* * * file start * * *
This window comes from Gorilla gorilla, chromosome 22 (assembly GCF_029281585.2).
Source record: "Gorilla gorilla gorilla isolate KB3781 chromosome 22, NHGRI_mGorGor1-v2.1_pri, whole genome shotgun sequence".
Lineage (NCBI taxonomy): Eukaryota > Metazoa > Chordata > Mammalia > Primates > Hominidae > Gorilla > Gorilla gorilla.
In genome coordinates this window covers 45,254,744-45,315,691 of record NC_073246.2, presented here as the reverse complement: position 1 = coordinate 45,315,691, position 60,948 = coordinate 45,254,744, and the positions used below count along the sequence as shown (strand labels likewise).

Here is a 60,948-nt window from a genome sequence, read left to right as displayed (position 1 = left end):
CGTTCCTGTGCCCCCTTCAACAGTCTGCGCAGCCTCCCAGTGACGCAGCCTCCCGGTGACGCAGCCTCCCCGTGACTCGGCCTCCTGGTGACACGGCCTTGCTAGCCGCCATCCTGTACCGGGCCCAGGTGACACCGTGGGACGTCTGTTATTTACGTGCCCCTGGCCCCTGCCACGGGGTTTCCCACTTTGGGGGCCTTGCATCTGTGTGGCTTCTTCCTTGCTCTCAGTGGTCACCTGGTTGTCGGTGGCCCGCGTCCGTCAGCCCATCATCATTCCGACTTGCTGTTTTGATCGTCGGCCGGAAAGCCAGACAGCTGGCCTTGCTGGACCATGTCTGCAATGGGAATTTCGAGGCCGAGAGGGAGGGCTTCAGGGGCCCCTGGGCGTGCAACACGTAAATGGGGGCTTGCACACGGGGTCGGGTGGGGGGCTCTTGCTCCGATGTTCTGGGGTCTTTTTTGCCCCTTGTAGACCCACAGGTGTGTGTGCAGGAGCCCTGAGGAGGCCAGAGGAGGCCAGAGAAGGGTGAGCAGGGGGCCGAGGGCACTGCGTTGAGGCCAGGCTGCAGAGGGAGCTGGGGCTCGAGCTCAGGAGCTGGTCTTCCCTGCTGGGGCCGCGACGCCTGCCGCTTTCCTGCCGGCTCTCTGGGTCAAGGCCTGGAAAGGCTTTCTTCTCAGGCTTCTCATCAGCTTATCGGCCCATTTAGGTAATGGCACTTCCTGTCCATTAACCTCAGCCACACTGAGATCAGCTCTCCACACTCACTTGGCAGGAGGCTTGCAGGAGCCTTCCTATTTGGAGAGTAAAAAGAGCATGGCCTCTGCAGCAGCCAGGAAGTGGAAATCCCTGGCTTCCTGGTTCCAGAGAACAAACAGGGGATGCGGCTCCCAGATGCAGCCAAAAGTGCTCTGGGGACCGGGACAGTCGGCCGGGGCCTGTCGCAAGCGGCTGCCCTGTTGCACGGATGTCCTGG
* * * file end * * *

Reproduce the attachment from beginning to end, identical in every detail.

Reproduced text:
This window comes from Gorilla gorilla, chromosome 22 (assembly GCF_029281585.2).
Source record: "Gorilla gorilla gorilla isolate KB3781 chromosome 22, NHGRI_mGorGor1-v2.1_pri, whole genome shotgun sequence".
Lineage (NCBI taxonomy): Eukaryota > Metazoa > Chordata > Mammalia > Primates > Hominidae > Gorilla > Gorilla gorilla.
In genome coordinates this window covers 45,254,744-45,315,691 of record NC_073246.2, presented here as the reverse complement: position 1 = coordinate 45,315,691, position 60,948 = coordinate 45,254,744, and the positions used below count along the sequence as shown (strand labels likewise).

Here is a 60,948-nt window from a genome sequence, read left to right as displayed (position 1 = left end):
CGTTCCTGTGCCCCCTTCAACAGTCTGCGCAGCCTCCCAGTGACGCAGCCTCCCGGTGACGCAGCCTCCCCGTGACTCGGCCTCCTGGTGACACGGCCTTGCTAGCCGCCATCCTGTACCGGGCCCAGGTGACACCGTGGGACGTCTGTTATTTACGTGCCCCTGGCCCCTGCCACGGGGTTTCCCACTTTGGGGGCCTTGCATCTGTGTGGCTTCTTCCTTGCTCTCAGTGGTCACCTGGTTGTCGGTGGCCCGCGTCCGTCAGCCCATCATCATTCCGACTTGCTGTTTTGATCGTCGGCCGGAAAGCCAGACAGCTGGCCTTGCTGGACCATGTCTGCAATGGGAATTTCGAGGCCGAGAGGGAGGGCTTCAGGGGCCCCTGGGCGTGCAACACGTAAATGGGGGCTTGCACACGGGGTCGGGTGGGGGGCTCTTGCTCCGATGTTCTGGGGTCTTTTTTGCCCCTTGTAGACCCACAGGTGTGTGTGCAGGAGCCCTGAGGAGGCCAGAGGAGGCCAGAGAAGGGTGAGCAGGGGGCCGAGGGCACTGCGTTGAGGCCAGGCTGCAGAGGGAGCTGGGGCTCGAGCTCAGGAGCTGGTCTTCCCTGCTGGGGCCGCGACGCCTGCCGCTTTCCTGCCGGCTCTCTGGGTCAAGGCCTGGAAAGGCTTTCTTCTCAGGCTTCTCATCAGCTTATCGGCCCATTTAGGTAATGGCACTTCCTGTCCATTAACCTCAGCCACACTGAGATCAGCTCTCCACACTCACTTGGCAGGAGGCTTGCAGGAGCCTTCCTATTTGGAGAGTAAAAAGAGCATGGCCTCTGCAGCAGCCAGGAAGTGGAAATCCCTGGCTTCCTGGTTCCAGAGAACAAACAGGGGATGCGGCTCCCAGATGCAGCCAAAAGTGCTCTGGGGACCGGGACAGTCGGCCGGGGCCTGTCGCAAGCGGCTGCCCTGTTGCACGGATGTCCTGG